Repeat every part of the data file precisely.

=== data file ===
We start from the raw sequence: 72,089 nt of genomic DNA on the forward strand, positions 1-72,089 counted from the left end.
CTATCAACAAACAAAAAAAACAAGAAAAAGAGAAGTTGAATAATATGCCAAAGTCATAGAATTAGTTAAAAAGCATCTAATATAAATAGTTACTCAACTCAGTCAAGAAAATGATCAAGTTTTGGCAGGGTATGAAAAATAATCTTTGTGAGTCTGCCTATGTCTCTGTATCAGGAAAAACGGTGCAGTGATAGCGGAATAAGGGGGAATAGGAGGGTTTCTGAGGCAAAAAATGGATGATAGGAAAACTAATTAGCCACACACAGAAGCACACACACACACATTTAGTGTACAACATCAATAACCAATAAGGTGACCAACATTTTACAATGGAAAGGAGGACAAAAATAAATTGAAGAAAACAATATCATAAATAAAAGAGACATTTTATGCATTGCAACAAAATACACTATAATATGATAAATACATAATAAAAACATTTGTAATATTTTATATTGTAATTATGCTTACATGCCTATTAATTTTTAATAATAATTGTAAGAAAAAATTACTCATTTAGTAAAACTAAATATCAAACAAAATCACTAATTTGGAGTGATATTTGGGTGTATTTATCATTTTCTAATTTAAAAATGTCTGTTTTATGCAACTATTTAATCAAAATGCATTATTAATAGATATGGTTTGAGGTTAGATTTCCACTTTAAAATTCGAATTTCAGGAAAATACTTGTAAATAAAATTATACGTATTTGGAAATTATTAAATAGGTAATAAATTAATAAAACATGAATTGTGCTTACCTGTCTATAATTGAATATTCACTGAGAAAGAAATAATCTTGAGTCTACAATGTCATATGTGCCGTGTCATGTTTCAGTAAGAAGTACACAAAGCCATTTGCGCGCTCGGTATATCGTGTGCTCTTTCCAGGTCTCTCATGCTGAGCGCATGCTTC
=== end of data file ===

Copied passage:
We start from the raw sequence: 72,089 nt of genomic DNA on the forward strand, positions 1-72,089 counted from the left end.
CTATCAACAAACAAAAAAAACAAGAAAAAGAGAAGTTGAATAATATGCCAAAGTCATAGAATTAGTTAAAAAGCATCTAATATAAATAGTTACTCAACTCAGTCAAGAAAATGATCAAGTTTTGGCAGGGTATGAAAAATAATCTTTGTGAGTCTGCCTATGTCTCTGTATCAGGAAAAACGGTGCAGTGATAGCGGAATAAGGGGGAATAGGAGGGTTTCTGAGGCAAAAAATGGATGATAGGAAAACTAATTAGCCACACACAGAAGCACACACACACACATTTAGTGTACAACATCAATAACCAATAAGGTGACCAACATTTTACAATGGAAAGGAGGACAAAAATAAATTGAAGAAAACAATATCATAAATAAAAGAGACATTTTATGCATTGCAACAAAATACACTATAATATGATAAATACATAATAAAAACATTTGTAATATTTTATATTGTAATTATGCTTACATGCCTATTAATTTTTAATAATAATTGTAAGAAAAAATTACTCATTTAGTAAAACTAAATATCAAACAAAATCACTAATTTGGAGTGATATTTGGGTGTATTTATCATTTTCTAATTTAAAAATGTCTGTTTTATGCAACTATTTAATCAAAATGCATTATTAATAGATATGGTTTGAGGTTAGATTTCCACTTTAAAATTCGAATTTCAGGAAAATACTTGTAAATAAAATTATACGTATTTGGAAATTATTAAATAGGTAATAAATTAATAAAACATGAATTGTGCTTACCTGTCTATAATTGAATATTCACTGAGAAAGAAATAATCTTGAGTCTACAATGTCATATGTGCCGTGTCATGTTTCAGTAAGAAGTACACAAAGCCATTTGCGCGCTCGGTATATCGTGTGCTCTTTCCAGGTCTCTCATGCTGAGCGCATGCTTC